Corpus Christi, Texas - A U.S. Customs and Border Protection P-3 aircraft operating from Corpus Christi disrupted a large cocaine smuggling attempt when the crew detected a single-outboard engine Panga vessel operating off the coast of Liberia, Costa Rica.
The open hull boat carried four crewmembers and approximately 35 blue plastic containers, each holding an estimated 10-25 gallons of liquid.
P-3 operators became suspicious when the fishing vessel lacked fishing gear. After boarding, agents discovered the vessel contained more than 6,600 pounds of cocaine. The approximate street value of the disruption is $82 million.
The CBP P-3 centers, located in Corpus Christi, Texas, and Jacksonville, Fla., are credited with seizing or disrupting 257,252 pounds of cocaine in 2009, with an estimated street value of more than $3.2 billion. This is more than four times the amount seized at every port of entry in the United States during that same time period.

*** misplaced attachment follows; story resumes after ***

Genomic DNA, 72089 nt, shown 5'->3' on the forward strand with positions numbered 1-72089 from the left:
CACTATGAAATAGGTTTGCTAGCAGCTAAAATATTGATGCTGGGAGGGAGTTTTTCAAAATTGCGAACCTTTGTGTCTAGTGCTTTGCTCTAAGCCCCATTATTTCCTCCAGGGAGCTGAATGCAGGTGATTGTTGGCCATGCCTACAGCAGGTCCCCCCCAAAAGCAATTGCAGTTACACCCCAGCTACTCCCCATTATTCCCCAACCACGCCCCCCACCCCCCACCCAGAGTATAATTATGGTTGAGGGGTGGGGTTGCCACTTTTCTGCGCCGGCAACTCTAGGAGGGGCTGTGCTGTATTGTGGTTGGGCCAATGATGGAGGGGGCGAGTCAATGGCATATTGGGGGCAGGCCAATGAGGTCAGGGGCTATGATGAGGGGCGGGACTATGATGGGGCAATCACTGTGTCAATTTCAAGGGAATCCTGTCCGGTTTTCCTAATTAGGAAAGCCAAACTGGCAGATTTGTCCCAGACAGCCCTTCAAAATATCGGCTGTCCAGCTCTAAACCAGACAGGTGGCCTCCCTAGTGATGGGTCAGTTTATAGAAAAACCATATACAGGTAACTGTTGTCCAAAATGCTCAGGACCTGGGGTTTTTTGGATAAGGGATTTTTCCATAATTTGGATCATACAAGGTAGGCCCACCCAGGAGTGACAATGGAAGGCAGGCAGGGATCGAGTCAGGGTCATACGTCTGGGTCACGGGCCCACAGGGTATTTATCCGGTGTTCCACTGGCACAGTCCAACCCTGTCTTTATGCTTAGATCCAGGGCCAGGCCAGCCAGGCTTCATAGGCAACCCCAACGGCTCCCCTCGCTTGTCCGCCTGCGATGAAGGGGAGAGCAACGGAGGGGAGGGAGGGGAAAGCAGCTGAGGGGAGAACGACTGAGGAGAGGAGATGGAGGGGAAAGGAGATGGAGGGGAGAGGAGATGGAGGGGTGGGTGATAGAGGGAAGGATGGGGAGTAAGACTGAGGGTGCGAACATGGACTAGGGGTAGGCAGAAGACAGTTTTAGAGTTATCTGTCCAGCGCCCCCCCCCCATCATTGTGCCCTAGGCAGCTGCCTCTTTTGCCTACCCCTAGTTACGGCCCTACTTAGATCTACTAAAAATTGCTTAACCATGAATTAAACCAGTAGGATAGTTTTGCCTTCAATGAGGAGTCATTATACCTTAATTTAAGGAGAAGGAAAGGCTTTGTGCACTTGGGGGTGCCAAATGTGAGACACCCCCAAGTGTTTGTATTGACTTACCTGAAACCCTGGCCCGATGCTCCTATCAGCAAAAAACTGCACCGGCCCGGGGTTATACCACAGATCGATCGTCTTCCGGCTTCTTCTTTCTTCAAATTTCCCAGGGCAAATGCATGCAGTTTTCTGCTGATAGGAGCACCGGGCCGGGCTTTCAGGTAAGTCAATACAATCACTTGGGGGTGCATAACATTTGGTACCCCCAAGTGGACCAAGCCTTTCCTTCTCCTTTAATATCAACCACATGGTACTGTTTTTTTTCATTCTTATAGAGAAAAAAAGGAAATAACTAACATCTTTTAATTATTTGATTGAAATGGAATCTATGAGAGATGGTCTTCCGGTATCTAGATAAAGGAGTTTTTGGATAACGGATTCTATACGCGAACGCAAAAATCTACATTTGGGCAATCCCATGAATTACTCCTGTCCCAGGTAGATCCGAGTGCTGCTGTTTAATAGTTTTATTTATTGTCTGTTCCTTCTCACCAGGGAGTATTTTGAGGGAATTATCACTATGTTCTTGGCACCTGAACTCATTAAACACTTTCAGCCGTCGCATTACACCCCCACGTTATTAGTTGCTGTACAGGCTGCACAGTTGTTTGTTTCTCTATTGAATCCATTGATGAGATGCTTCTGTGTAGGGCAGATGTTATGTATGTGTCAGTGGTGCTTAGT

This year marks the 25th anniversary of the P-3's use by U.S. Customs and Border Protection, and a celebration is planned later this year in Corpus Christi. The 40-year-old planes are getting a "face lift" this year, with new wings replacing the old, saving the agency millions of dollars in maintenance costs and adding an additional 15,000 hours of flight time to CBP's existing P-3 fleet.
U.S. Customs and Border Protection is the unified border agency within the Department of Homeland Security charged with the management, control and protection of our nation's borders at and between the official ports of entry. CBP is charged with keeping terrorists and terrorist weapons out of the country while enforcing hundreds of U.S. laws.